To catch a predator: How sexual crimes clash with reputational rights

Ever wondered what would happen if you called a perfectly decent person a rapist?

Do you think the answer would change whether they’re guilty or not? Do they first need to be declared guilty? How would you report it if the accusation itself is defamatory?

The last few months have seen a rise in a public calling out of sexual assaulters and violators of bodily integrity. I should say alleged assaulters and violators because very few of them get their day in court to actually be declared guilty.

This could be for a number of reasons: where victims lack faith in the justice system, where they don’t want to relive the experience, are unsure of the identity of the assaulter or even perhaps fabricate the story. Whatever the reason for opting to come forward through social media or other routes not integrated into the justice system, there lies a problem: defamation.

Any statement which would lead a reasonable person to reduce the reputation of a defamed person would be legally defamatory. This means that an accusation of sexual assault is a defamatory statement. Fortunately, there is a common defence, which is that if the statement is both true and in the public interest, the defamatory statement may be made with no legal claim by the defamed party.

Of course, this brings with it its own problems. Consider the situation where Candice alleges that Sam assaulted her. Sam can easily bring a defamation case against Candice and put the ball back in her court to compel Candice to prove not only its truth but that it was in the public interest to do so. In turn, Sam would be compelling Candice to relive her experience, which could be the very reason she didn’t opt to go to the police.

This is a rather powerful mechanism to disincentivise an accuser, though it would amount to claiming that they are lying and, on the internet, telling an alleged assault victim they are lying isn’t the most popular move one can play.

It does, however, bring up the question of legal burdens in different scenarios; namely, the difference between criminal and civil law. These two aspects of our legal framework have existed harmoniously for some time, but the question of defamation and sexual violence may spark some friction.

In criminal law, a prosecution team would have to prove that you committed a crime and satisfy a magistrate/judge to a point of “beyond reasonable doubt” that the crime (with all its factors) was committed by the accused. At that point they’re declared guilty. If I were to equate it to a number for illustrative (not legal) purposes, they would need to be 95% certain that the crime was committed.

In civil law, however, the burden is significantly lower and determined on a “balance of probabilities” which, using my non-legal-illustrative scale, would put the certainty at 51% in favour of the winning party.

The natural problem to stem from this would be what happens when one relies on another, but the burdens of proof are so different.

Consider that same above scenario. If Candice went to the police and reported Sam but there wasn’t enough evidence to prove to a judge that Sam did it “beyond reasonable doubt”, then Sam is declared “not guilty”. He’s of course not declared innocent either, but what if Candice wants to claim from Sam for pain and suffering? That’s a civil claim and thus subject to a lower burden of proof. Sam could theoretically be declared “not guilty” for sexually assaulting Candice but still be liable to pay her compensation for raping her and causing pain and suffering.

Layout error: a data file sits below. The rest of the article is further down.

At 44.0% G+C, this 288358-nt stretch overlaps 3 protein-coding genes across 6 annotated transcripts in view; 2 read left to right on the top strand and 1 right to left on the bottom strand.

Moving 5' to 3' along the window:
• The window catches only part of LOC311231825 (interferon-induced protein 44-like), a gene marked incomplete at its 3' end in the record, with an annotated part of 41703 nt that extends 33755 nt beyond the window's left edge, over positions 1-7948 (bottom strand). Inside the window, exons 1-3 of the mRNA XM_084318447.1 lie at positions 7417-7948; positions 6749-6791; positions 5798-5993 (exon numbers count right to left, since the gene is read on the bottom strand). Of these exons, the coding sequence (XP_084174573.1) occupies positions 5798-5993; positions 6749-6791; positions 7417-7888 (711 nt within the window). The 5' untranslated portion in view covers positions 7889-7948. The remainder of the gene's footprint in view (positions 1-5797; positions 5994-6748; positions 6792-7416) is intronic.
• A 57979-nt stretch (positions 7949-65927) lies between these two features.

Worse still, Sam could theoretically also sue Candice in that scenario for defaming him as a sexual criminal, for which he was found not guilty, and potentially win.

How do we square this and what would be the ideal way to out a predator without legal repercussions?

The unfortunate answer is that, depending on the pockets of the person one is outing, one would always carry some legal risk.

However, the basic tenets remain the same: protecting oneself against defamation through the common defence of truth and public interest.

The latest four-part podcast I’ve listened to in the form of a live investigation gave the accused a false name until halfway through. Then once enough evidence was presented, he was identified, in such a way that it was done because of the fear of another possible victim being assaulted. That’s probably enough to defend against defamation.

But that one would have to defend against defamation at all, especially when the cards of burden are unevenly stacked, seems to defy ones sense of justice.

Ultimately we need to relook our defamation laws and consider if a shift there may contribute to better justice … but what about the rights of those who are innocent and accused?

Perhaps it’s yet another social ill that the law is powerless to adequately address.

Richard Chemaly is an entertainment attorney, radio broadcaster and lecturer of communication ethics

For more news your way, download The Citizen’s app for iOS and Android.

Read more on these topics

Columns defamation Richard Chemaly